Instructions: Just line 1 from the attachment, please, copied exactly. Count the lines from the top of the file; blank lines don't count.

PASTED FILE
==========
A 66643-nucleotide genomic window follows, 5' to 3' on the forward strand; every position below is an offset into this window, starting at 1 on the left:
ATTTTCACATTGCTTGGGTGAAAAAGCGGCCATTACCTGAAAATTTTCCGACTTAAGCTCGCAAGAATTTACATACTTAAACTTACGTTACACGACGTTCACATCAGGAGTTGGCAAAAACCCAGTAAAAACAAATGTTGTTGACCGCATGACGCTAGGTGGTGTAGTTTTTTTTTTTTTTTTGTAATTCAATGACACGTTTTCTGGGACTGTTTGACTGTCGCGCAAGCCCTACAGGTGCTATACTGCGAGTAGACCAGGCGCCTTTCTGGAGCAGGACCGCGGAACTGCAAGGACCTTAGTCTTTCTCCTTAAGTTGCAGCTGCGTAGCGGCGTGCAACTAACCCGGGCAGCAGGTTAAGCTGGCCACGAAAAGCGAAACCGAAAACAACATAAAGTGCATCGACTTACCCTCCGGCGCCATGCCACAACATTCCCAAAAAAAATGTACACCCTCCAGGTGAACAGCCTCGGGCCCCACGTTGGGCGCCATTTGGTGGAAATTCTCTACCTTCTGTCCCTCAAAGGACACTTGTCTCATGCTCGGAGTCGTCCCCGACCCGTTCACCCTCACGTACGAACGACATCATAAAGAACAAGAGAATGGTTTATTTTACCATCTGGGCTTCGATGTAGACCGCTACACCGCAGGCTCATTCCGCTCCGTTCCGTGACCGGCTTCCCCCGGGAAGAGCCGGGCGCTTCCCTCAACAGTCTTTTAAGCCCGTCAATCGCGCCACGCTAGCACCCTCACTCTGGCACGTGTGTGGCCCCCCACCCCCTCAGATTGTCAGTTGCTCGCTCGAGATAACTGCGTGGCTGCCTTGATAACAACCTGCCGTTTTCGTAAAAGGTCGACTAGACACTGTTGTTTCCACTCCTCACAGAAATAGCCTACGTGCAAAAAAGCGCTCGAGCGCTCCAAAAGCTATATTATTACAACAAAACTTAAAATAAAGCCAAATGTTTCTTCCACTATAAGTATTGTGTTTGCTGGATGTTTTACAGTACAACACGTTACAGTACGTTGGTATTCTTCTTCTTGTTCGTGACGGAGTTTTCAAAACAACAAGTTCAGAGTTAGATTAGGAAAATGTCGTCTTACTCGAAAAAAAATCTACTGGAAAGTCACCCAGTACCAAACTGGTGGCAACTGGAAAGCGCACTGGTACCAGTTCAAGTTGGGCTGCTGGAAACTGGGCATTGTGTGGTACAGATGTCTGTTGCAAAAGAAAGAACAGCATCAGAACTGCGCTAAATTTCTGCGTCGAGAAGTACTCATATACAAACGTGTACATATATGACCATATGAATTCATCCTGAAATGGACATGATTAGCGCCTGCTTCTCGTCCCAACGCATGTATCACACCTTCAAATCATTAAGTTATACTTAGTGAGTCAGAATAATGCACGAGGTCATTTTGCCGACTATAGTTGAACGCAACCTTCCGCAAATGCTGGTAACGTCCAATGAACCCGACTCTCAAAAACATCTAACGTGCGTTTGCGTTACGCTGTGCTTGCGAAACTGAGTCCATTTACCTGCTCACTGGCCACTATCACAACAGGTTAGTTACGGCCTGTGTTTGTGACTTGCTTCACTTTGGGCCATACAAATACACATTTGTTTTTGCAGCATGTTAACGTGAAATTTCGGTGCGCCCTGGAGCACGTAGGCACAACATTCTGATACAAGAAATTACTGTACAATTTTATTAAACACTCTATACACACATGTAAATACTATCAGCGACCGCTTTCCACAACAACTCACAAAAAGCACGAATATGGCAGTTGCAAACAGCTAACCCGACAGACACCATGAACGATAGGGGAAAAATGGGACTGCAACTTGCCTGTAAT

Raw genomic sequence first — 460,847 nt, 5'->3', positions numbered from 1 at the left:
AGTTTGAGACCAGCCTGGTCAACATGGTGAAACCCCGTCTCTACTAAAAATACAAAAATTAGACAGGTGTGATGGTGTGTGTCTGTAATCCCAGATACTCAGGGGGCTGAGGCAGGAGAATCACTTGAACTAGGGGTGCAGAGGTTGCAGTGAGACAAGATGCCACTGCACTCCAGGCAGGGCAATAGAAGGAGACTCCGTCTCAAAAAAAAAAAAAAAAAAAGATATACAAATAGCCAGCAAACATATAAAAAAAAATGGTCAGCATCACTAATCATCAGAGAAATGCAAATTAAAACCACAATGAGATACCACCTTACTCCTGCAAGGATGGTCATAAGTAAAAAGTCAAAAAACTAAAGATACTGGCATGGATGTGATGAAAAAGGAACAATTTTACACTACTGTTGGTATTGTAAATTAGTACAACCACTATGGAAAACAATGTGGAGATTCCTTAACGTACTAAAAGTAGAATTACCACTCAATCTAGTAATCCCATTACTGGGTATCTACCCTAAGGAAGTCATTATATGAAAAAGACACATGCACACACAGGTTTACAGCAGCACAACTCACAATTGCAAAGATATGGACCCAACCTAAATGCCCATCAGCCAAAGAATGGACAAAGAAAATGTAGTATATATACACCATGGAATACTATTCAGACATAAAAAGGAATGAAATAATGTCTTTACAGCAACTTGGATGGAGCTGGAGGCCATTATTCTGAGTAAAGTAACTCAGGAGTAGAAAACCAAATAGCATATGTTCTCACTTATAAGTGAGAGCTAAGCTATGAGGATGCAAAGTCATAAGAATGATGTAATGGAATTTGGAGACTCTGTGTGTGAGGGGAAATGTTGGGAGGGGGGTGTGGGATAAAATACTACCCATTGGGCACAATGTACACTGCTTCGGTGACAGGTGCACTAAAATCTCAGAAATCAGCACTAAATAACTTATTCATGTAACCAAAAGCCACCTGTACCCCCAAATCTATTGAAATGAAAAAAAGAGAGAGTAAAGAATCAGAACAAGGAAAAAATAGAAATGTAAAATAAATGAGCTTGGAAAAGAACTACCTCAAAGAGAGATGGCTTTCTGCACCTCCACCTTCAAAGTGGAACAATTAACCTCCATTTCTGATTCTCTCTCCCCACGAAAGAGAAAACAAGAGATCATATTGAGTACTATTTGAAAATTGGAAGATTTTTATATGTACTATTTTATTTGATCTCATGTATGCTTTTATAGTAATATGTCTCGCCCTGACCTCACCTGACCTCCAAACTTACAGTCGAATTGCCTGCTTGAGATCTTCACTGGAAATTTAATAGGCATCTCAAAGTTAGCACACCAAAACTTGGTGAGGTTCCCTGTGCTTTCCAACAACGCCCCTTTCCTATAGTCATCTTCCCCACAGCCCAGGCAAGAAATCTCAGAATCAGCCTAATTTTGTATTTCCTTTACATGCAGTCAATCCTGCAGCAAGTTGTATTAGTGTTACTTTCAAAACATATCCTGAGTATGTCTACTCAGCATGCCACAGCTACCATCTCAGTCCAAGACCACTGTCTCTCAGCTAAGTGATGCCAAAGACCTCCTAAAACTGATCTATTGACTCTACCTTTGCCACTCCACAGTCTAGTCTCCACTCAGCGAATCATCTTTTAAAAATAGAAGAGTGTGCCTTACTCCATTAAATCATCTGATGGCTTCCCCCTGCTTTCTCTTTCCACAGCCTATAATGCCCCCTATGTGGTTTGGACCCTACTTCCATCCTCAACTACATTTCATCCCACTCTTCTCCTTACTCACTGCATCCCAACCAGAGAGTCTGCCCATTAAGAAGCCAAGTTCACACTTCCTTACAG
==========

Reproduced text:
A 66643-nucleotide genomic window follows, 5' to 3' on the forward strand; every position below is an offset into this window, starting at 1 on the left: